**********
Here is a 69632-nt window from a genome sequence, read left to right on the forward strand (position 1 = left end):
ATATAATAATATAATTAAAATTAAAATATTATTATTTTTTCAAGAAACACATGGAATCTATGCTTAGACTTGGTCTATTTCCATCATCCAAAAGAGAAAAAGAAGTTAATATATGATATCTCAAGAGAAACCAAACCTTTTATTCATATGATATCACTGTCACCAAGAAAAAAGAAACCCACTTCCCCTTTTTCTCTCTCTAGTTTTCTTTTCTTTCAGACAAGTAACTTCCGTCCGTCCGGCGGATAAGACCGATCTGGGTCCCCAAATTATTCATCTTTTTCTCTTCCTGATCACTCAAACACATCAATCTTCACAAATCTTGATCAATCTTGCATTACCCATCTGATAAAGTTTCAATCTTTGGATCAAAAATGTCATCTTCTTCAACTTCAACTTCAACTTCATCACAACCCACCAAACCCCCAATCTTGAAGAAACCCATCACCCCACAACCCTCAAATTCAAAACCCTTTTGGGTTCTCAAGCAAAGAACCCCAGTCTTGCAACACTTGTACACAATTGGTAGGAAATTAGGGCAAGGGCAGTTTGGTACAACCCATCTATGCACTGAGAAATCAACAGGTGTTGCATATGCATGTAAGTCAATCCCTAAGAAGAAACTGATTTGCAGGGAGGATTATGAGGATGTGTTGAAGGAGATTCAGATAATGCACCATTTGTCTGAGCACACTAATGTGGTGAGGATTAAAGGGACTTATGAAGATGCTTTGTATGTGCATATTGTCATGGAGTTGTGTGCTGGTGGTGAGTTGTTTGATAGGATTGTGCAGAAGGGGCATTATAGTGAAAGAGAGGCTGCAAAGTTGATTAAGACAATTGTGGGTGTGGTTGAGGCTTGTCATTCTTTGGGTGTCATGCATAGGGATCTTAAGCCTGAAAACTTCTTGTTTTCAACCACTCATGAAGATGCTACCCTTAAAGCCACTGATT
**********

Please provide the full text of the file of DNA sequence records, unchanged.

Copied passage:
Here is a 69632-nt window from a genome sequence, read left to right on the forward strand (position 1 = left end):
ATATAATAATATAATTAAAATTAAAATATTATTATTTTTTCAAGAAACACATGGAATCTATGCTTAGACTTGGTCTATTTCCATCATCCAAAAGAGAAAAAGAAGTTAATATATGATATCTCAAGAGAAACCAAACCTTTTATTCATATGATATCACTGTCACCAAGAAAAAAGAAACCCACTTCCCCTTTTTCTCTCTCTAGTTTTCTTTTCTTTCAGACAAGTAACTTCCGTCCGTCCGGCGGATAAGACCGATCTGGGTCCCCAAATTATTCATCTTTTTCTCTTCCTGATCACTCAAACACATCAATCTTCACAAATCTTGATCAATCTTGCATTACCCATCTGATAAAGTTTCAATCTTTGGATCAAAAATGTCATCTTCTTCAACTTCAACTTCAACTTCATCACAACCCACCAAACCCCCAATCTTGAAGAAACCCATCACCCCACAACCCTCAAATTCAAAACCCTTTTGGGTTCTCAAGCAAAGAACCCCAGTCTTGCAACACTTGTACACAATTGGTAGGAAATTAGGGCAAGGGCAGTTTGGTACAACCCATCTATGCACTGAGAAATCAACAGGTGTTGCATATGCATGTAAGTCAATCCCTAAGAAGAAACTGATTTGCAGGGAGGATTATGAGGATGTGTTGAAGGAGATTCAGATAATGCACCATTTGTCTGAGCACACTAATGTGGTGAGGATTAAAGGGACTTATGAAGATGCTTTGTATGTGCATATTGTCATGGAGTTGTGTGCTGGTGGTGAGTTGTTTGATAGGATTGTGCAGAAGGGGCATTATAGTGAAAGAGAGGCTGCAAAGTTGATTAAGACAATTGTGGGTGTGGTTGAGGCTTGTCATTCTTTGGGTGTCATGCATAGGGATCTTAAGCCTGAAAACTTCTTGTTTTCAACCACTCATGAAGATGCTACCCTTAAAGCCACTGATT